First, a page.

But when something unexpected, new or disruptive happens – say, for example, change in the workplace – our old ways of thinking are challenged. That can result in a knee-jerk negative psychological experience (anger, grief, denial), or it can lead to a more conscious attempt to make sense of the new experience. No prizes for guessing which response is more likely to enhance wellbeing.
There are two main ways in which we engage in sensemaking: in our own thinking and in conversation with others. In my book Exploratory Writing: Everyday magic for life and work, I explore how exploratory writing provides a third, perhaps even more helpful option, as it forces us to articulate our thinking while at the same time allowing us to explore different ideas and their implications freely and without being swayed by others’ agendas or assumptions.
Sensemaking isn’t always a simple process. There’s rarely a single, clear narrative we can construct quickly to help us understand and accommodate new experience and thereby restore our equilibrium. Part of the reason for this is that there are multiple ways of understanding experience, and there are multiple selves within us offering competing narratives about what just happened.
Apart from the psychoanalyst’s couch, there aren’t too many places in the modern world where we’re safe to explore these multiple aspects of ourselves, or try out different possible interpretations and narratives. When someone asks you what you think about something, they expect one opinion which expresses your stance on the matter. The reality of course is that various parts of you might have very different opinions.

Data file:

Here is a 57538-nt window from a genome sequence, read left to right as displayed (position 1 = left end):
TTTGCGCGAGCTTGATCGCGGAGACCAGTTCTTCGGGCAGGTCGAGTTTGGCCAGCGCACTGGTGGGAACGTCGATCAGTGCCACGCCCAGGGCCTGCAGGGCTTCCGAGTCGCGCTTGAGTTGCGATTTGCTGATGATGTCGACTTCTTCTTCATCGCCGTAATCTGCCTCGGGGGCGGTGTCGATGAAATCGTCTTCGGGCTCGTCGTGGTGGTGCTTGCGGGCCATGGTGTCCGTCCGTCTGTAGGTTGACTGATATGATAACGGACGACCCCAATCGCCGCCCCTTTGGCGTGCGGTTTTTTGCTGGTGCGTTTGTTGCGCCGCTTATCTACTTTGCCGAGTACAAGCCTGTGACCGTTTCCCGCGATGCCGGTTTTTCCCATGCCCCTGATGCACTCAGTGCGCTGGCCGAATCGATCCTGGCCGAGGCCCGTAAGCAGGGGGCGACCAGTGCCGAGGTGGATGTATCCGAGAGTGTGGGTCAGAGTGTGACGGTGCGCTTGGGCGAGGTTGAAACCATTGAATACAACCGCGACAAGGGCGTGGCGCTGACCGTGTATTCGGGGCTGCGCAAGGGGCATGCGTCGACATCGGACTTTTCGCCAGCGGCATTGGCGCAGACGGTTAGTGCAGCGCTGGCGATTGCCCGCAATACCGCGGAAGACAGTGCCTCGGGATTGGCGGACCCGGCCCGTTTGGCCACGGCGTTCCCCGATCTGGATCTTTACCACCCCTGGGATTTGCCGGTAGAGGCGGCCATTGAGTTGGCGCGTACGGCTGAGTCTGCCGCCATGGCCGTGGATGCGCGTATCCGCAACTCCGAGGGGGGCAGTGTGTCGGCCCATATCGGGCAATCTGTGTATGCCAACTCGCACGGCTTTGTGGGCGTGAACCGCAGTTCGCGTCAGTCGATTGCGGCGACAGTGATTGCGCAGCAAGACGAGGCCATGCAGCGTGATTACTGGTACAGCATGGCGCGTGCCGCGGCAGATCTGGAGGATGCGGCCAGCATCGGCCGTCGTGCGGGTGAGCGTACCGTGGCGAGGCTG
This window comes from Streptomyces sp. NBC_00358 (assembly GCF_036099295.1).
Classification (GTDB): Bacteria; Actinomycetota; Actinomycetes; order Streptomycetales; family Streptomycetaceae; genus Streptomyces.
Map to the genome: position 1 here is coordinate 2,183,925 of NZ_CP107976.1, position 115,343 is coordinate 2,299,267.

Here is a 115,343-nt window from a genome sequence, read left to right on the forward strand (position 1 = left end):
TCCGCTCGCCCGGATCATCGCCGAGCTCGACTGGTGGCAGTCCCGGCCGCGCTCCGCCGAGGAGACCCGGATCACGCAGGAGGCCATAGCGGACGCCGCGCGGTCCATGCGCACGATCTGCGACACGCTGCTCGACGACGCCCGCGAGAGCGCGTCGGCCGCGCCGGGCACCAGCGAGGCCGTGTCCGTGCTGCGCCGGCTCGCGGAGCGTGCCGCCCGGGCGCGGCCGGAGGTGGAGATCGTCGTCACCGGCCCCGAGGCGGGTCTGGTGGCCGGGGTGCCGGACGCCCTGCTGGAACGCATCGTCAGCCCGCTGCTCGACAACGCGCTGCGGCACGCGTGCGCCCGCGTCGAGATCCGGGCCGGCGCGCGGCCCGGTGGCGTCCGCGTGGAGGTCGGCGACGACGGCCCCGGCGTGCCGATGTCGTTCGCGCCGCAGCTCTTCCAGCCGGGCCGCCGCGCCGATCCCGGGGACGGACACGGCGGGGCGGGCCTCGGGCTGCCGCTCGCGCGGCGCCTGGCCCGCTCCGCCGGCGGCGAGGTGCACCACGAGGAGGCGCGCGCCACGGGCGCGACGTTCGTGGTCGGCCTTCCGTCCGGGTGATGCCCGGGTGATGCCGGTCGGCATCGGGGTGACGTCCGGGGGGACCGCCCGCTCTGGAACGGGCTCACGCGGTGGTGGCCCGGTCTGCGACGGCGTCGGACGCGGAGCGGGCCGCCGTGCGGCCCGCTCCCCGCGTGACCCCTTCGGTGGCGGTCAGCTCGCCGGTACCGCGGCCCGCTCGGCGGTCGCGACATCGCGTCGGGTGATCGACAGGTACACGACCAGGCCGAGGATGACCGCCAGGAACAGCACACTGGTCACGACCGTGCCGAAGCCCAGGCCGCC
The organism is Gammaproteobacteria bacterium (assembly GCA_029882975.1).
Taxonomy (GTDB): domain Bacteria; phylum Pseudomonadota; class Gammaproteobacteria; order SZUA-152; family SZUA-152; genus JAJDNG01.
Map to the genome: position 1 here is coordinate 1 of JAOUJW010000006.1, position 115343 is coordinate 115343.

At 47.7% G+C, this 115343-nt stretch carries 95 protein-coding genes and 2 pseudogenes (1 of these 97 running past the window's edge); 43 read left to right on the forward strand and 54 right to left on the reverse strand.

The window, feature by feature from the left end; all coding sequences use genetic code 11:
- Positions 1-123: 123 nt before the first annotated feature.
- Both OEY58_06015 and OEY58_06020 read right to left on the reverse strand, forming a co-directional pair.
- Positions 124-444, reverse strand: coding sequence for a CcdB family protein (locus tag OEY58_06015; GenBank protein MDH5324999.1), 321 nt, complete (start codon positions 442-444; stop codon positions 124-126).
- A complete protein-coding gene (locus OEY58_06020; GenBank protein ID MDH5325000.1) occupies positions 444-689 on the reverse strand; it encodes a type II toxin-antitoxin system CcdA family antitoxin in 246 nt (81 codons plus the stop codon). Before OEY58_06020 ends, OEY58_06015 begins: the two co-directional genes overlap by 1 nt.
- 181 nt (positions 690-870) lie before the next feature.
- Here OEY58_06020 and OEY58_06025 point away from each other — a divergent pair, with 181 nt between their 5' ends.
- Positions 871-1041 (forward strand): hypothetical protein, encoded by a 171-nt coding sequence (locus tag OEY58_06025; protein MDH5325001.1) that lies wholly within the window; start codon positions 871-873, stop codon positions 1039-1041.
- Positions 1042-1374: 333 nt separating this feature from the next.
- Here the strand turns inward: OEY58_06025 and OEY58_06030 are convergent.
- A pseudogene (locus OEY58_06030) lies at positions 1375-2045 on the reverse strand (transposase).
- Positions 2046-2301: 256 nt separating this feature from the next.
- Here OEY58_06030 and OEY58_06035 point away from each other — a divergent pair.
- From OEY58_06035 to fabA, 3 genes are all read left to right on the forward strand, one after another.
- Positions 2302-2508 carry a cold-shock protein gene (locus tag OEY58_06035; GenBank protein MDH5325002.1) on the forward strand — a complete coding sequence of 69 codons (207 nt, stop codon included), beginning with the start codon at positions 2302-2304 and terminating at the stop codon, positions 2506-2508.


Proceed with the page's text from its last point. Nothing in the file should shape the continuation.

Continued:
Allowing yourself just a few minutes for an exploratory writing sprint can help you explore and integrate that range of responses.
In fact, simply recognizing that multiple responses and narratives are possible is important for our wellbeing. It frees us from the tyranny of first thoughts and reminds us that there are always options, even when we can’t see them at first glance, and that we are rarely as powerless as we think.
The beauty of exploratory writing is that it’s always available to us, and that it can be used in whatever way suits the writer best, so it’s highly inclusive. (Visual thinker? Draw it out. Non-native English speaker? Write fluently in your own language. Lack confidence in your literacy? It doesn’t matter – no one else will see this.)
Alongside your more formal wellbeing interventions, it’s worth adopting this low-cost, high-performing tool for yourself and your people.
(1) Rachel Dodge, Annete P. Daly, Jan Huyton & Lalage D. Sanders, ‘The challenge of defining wellbeing’, International Journal of Wellbeing 2012;2(3), p. 230.
(2) James W. Pennebaker & Sandra K. Beall, ‘Confronting a traumatic event: Toward an understanding of inhibition and disease’, Journal of Abnormal Psychology, 1986;95(3), 274–281.
Alison Jones is founder of Practical Inspiration Publishing and host of The Extraordinary Business Book Club podcast. Formerly director of innovation strategy at Palgrave Macmillan, she now works with business leaders and entrepreneurs to help them clarify their thinking and communicate more effectively. She has written and edited several books, most recently Exploratory Writing: Everyday magic for life and work (2022), which has been shortlisted for Business Book of the Year, and This Book Means Business (2018). She speaks regularly at industry and business events, and contributes articles on books and writing to national press and industry publications.